Saturday, July 17, 2010

road master pro tour

i've been riding bikes ever since i was a little kid. and i hated it. my first bike was yellow, and i must have asked my dad 1,000 times to raise the pedals on the bike. when i’d turn/lean and pedal, the pedals would scrape the ground.

later on, in middle school and early high school i'd have to ride my bike to my friend's house if i wanted to play. everyone else would get rides in cars with air conditioning from moms or older car driving brothers. getting my driver’s license was not only a moment of transit freedom, it was also a goodbye to my pedal powered nemesis.

then in college miraculously bikes were cool again! cars cost money to park, run, maintain, and bikes could get you to a friend’s dorm or an apartment party much faster. most of the guys in my dorm followed my lead and purchased bmx bikes like the one i had. since i had experience owning and working on bikes, i was the dorm go-to guy for a quick tune up, flat change, or even a new paint job. no other dorm had so many bikes in top condition at all times.

one dark night my yellow bmx was stolen, and i haven't had a bike since. i was crushed, but it happened just as i moved 15 miles away from campus. not too long after it was stolen my bike would have simply taken up storage space in my new apartment. a word from the experienced: use a u-Lock. cable locks can be cut through with a simple hacksaw, chain link locks can be snipped with bolt cutters. it takes the power of a small car jack to bust open a u-lock. my yellow bmx was just chained.

to sum up my bike background, i’ve disliked owning and riding bikes (aside from a small stint in the college dorms).

fast forward to the present day. one week ago i moved to the mission district (link). the mission has a reputation as being the hipster neighborhood. and one thing that comes with hipsters are their bikes. i figured when in rome you realize that it wasn’t built in a day, so when in the mission you accept your mission and get a bike.

after a few days cruising craigslist’s bikes for sale, i got a pretty good idea what was out there. my decision would be between a bmx, road, mountain, or hybrid bike. a hybrid is a mix between a road and a mountain bike.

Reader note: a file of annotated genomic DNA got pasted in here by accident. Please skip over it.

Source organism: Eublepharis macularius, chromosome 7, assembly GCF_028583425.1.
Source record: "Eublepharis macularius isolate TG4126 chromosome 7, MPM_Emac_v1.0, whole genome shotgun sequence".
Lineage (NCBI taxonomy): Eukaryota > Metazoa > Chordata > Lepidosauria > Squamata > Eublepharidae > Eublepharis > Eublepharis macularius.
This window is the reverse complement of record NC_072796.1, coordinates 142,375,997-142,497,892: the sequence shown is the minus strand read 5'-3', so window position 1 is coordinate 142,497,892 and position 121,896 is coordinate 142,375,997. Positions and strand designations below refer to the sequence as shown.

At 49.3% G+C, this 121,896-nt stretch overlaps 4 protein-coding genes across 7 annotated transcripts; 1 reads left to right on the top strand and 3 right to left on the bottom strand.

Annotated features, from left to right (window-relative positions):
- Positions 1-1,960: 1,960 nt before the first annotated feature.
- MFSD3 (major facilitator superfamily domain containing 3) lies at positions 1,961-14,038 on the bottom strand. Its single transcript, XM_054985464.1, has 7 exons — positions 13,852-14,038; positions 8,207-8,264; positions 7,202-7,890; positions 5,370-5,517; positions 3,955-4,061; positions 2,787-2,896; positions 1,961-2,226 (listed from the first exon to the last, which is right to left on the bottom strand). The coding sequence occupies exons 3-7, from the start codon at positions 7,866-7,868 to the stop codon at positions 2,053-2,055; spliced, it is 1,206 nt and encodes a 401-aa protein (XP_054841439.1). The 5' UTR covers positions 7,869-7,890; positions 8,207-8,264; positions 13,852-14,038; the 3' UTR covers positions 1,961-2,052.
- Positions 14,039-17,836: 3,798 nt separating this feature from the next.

bmx bike – small and portable, cheap and rather abundant. plenty available at $40-$70.
road bike – the most expensive yet the most desirable. $100-$1,500.
mountain bike – the most abundant, the least cool, and they are big.
hybrid – almost as costly as the road bike but didn’t see many listed.

i continued my craigslist combing for 3-4 weeks, and developed two requirements for my soon-to-be-bike, i decided to find a bike that is 100% functional yet cost me <$50.

on july 15th it showed up. 40miles away, a fresh grad from berkeley was looking to clear some space out of his trailer park home. he posted two pics and two sentences about the bike, and that was all it took to grab my attention.

actual listing:
Road Master Pro Tour for sale - $35
I bought this one to ride in my school few years ago from another owner; however, in the end, I didn't ride it at all.

I will also throw in a free master lock ( U shape).
Just want to get rid of this junk out of my house. No low baller plz. Pick up only

i emailed him promptly. within a few minutes, he replied, and a time was setup to see the bike. he then took the craigslist listing down, as he was being overwhelmed with responses of people wanting to buy the bike. i was the lucky first to reply!

his name was phat, hey he was vietnamese, and he had just graduated from berkeley school of engineering with a mechanical engineering degree! what do you know, same as me (except uc irvine is no uc berkeley)

as i pulled up to his driveway i noticed that he was a very smiley fellow. we exchanged greetings and headed towards the bike. i rode it up and down the streets, and could tell that with a few adjustments this bike would run tip top. he said he just wanted to get rid of it because it’s been sitting for a while.

in random conversation i told him that i too hold a mechanical engineering degree. he asked me where i worked, and i told him a bank. “but i used to work in aerospace down in los angeles!” he said he'd been job hunting for 2 months (since graduation), and was getting nowhere. i could tell he was a bit beat up by the job search. i know his struggle. i assured him that something would come up, and that with his engineering degree he could do more than be an engineer.

i didn't have $35 dollars exactly, so i handed him $40 and told him "since i didn't bring 35 dollars exactly, will you take $40 for the bike and u-lock?" he smiled yet again and we went our ways.


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